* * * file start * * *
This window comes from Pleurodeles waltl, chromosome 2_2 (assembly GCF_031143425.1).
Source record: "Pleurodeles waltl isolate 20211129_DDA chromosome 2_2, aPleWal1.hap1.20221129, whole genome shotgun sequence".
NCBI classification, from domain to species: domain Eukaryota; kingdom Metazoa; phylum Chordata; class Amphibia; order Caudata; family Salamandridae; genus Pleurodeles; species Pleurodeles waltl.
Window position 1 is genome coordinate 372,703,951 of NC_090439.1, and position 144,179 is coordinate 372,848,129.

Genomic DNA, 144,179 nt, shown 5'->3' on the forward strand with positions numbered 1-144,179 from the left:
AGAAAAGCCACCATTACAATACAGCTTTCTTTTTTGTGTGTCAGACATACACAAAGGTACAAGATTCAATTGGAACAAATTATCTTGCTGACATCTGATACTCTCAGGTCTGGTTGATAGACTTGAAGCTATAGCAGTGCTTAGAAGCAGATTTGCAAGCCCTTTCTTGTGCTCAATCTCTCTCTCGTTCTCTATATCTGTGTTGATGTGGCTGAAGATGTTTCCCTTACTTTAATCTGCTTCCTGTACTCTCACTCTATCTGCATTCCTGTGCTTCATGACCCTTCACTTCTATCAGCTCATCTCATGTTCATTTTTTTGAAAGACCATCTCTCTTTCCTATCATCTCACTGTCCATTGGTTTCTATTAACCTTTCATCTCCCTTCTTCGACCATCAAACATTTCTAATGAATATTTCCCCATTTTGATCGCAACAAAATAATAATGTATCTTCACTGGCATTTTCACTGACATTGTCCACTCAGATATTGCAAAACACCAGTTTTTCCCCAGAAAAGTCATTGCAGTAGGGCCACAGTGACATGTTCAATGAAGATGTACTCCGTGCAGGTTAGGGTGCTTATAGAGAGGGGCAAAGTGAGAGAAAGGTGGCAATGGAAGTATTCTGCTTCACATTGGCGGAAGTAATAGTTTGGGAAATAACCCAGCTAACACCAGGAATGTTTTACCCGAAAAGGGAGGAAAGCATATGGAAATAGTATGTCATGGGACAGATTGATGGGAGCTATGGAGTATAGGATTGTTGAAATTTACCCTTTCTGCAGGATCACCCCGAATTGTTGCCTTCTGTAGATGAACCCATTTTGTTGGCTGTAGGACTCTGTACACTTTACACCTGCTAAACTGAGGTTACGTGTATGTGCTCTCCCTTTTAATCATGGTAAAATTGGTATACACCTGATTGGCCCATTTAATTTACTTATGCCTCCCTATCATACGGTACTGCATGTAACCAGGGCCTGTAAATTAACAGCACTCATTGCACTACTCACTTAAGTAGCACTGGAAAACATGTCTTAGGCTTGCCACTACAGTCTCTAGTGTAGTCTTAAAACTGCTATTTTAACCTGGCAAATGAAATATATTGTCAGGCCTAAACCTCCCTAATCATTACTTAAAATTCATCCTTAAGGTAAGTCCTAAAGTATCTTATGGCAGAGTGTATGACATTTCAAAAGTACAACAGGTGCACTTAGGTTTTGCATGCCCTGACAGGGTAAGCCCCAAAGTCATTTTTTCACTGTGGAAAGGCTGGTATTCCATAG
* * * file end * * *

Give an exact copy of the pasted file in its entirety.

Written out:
This window comes from Pleurodeles waltl, chromosome 2_2 (assembly GCF_031143425.1).
Source record: "Pleurodeles waltl isolate 20211129_DDA chromosome 2_2, aPleWal1.hap1.20221129, whole genome shotgun sequence".
NCBI classification, from domain to species: domain Eukaryota; kingdom Metazoa; phylum Chordata; class Amphibia; order Caudata; family Salamandridae; genus Pleurodeles; species Pleurodeles waltl.
Window position 1 is genome coordinate 372,703,951 of NC_090439.1, and position 144,179 is coordinate 372,848,129.

Genomic DNA, 144,179 nt, shown 5'->3' on the forward strand with positions numbered 1-144,179 from the left:
AGAAAAGCCACCATTACAATACAGCTTTCTTTTTTGTGTGTCAGACATACACAAAGGTACAAGATTCAATTGGAACAAATTATCTTGCTGACATCTGATACTCTCAGGTCTGGTTGATAGACTTGAAGCTATAGCAGTGCTTAGAAGCAGATTTGCAAGCCCTTTCTTGTGCTCAATCTCTCTCTCGTTCTCTATATCTGTGTTGATGTGGCTGAAGATGTTTCCCTTACTTTAATCTGCTTCCTGTACTCTCACTCTATCTGCATTCCTGTGCTTCATGACCCTTCACTTCTATCAGCTCATCTCATGTTCATTTTTTTGAAAGACCATCTCTCTTTCCTATCATCTCACTGTCCATTGGTTTCTATTAACCTTTCATCTCCCTTCTTCGACCATCAAACATTTCTAATGAATATTTCCCCATTTTGATCGCAACAAAATAATAATGTATCTTCACTGGCATTTTCACTGACATTGTCCACTCAGATATTGCAAAACACCAGTTTTTCCCCAGAAAAGTCATTGCAGTAGGGCCACAGTGACATGTTCAATGAAGATGTACTCCGTGCAGGTTAGGGTGCTTATAGAGAGGGGCAAAGTGAGAGAAAGGTGGCAATGGAAGTATTCTGCTTCACATTGGCGGAAGTAATAGTTTGGGAAATAACCCAGCTAACACCAGGAATGTTTTACCCGAAAAGGGAGGAAAGCATATGGAAATAGTATGTCATGGGACAGATTGATGGGAGCTATGGAGTATAGGATTGTTGAAATTTACCCTTTCTGCAGGATCACCCCGAATTGTTGCCTTCTGTAGATGAACCCATTTTGTTGGCTGTAGGACTCTGTACACTTTACACCTGCTAAACTGAGGTTACGTGTATGTGCTCTCCCTTTTAATCATGGTAAAATTGGTATACACCTGATTGGCCCATTTAATTTACTTATGCCTCCCTATCATACGGTACTGCATGTAACCAGGGCCTGTAAATTAACAGCACTCATTGCACTACTCACTTAAGTAGCACTGGAAAACATGTCTTAGGCTTGCCACTACAGTCTCTAGTGTAGTCTTAAAACTGCTATTTTAACCTGGCAAATGAAATATATTGTCAGGCCTAAACCTCCCTAATCATTACTTAAAATTCATCCTTAAGGTAAGTCCTAAAGTATCTTATGGCAGAGTGTATGACATTTCAAAAGTACAACAGGTGCACTTAGGTTTTGCATGCCCTGACAGGGTAAGCCCCAAAGTCATTTTTTCACTGTGGAAAGGCTGGTATTCCATAG